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Breaking down Super Tuesday’s ramifications | The Triangle

Breaking down Super Tuesday’s ramifications

The race has come down to two: Bernie & Biden

The all-too-familiar face of New Hampshire Senator Bernie Sanders is in the heat of the Democratic primary race, now standing tall against only Joe Biden. (Photograph courtesy of Gage Skidmore at Flickr.)

It took only three days for the dynamic of the Democratic presidential race to fundamentally change course. Nearly 40 percent of votes have been casted nationwide, four contenders have dropped out and a two-way race has emerged. Up until the South Carolina primary on Feb. 29, the path for securing the Democratic nomination seemed within arms length for front runner Bernie Sanders as he claimed victory in the first three states that voted: Iowa, New Hampshire and Nevada.

However, a decisive South Carolina win, the consolidation of the moderate candidates and a slew of mainstream media praise came together to create the perfect storm for Joe Biden.

In the first couple of states, Biden severely underperformed predicted polling. As a result, Biden stood in the sidelines for many of the past Democratic debates, remaining unscathed from criticism from progressives and moderates alike. However, Biden had his eyes set on South Carolina, his presumed firewall. South Carolina’s main voting demographic consists of older, African-American voters, one of the voting blocs that Biden carried over from Obama’s presidency.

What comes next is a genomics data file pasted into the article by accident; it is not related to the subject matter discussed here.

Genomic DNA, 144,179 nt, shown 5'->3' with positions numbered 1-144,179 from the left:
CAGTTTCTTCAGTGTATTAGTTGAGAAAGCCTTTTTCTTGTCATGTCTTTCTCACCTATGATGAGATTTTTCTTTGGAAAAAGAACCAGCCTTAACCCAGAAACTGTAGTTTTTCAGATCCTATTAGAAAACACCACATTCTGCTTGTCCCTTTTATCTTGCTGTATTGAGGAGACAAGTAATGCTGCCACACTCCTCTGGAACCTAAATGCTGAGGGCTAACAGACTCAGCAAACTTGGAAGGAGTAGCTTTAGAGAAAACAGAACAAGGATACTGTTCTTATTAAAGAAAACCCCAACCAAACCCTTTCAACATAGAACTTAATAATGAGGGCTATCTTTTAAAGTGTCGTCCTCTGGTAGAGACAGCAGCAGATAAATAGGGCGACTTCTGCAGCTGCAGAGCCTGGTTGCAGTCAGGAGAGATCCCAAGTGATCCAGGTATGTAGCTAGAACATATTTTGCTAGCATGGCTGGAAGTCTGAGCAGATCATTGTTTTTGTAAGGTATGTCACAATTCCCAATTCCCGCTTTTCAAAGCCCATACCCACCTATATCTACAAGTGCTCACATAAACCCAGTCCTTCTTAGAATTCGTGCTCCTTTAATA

In the days leading up to the South Carolina primary, Biden was also able to secure the endorsement of Representative James E. Clyburn, Congress’s highest-ranking African-American member and the state’s most influential Democrat. On Saturday’s exit polls, around 50 percent of South Carolina voters said Clyburn’s endorsement played a significant role in their decision.

As the results came in Saturday, Biden won South Carolina with 48.7 percent of the vote. Billionaire Tom Steyer, who spent over $253 million this campaign cycle and especially banked on a South Carolina victory, immediately dropped out that night after Biden’s win.

In classic mainstream media fashion, political pundits raved about Biden’s win and his comeback into the presidential primaries. The 72 hours following Biden’s victory in South Carolina essentially served as free advertisement for his campaign.

Two days before the coveted Super Tuesday elections, Pete Buttigieg dropped out of the presidential race, endorsing Joe Biden. As the race progressed onwards to states with larger populations of people of color, Buttigieg’s support faltered once Sanders consolidated the Latino vote and Biden the African-American vote. According to the New York Times, Buttigieg reportedly talked to Obama and Biden Sunday night before making his official endorsement the following day.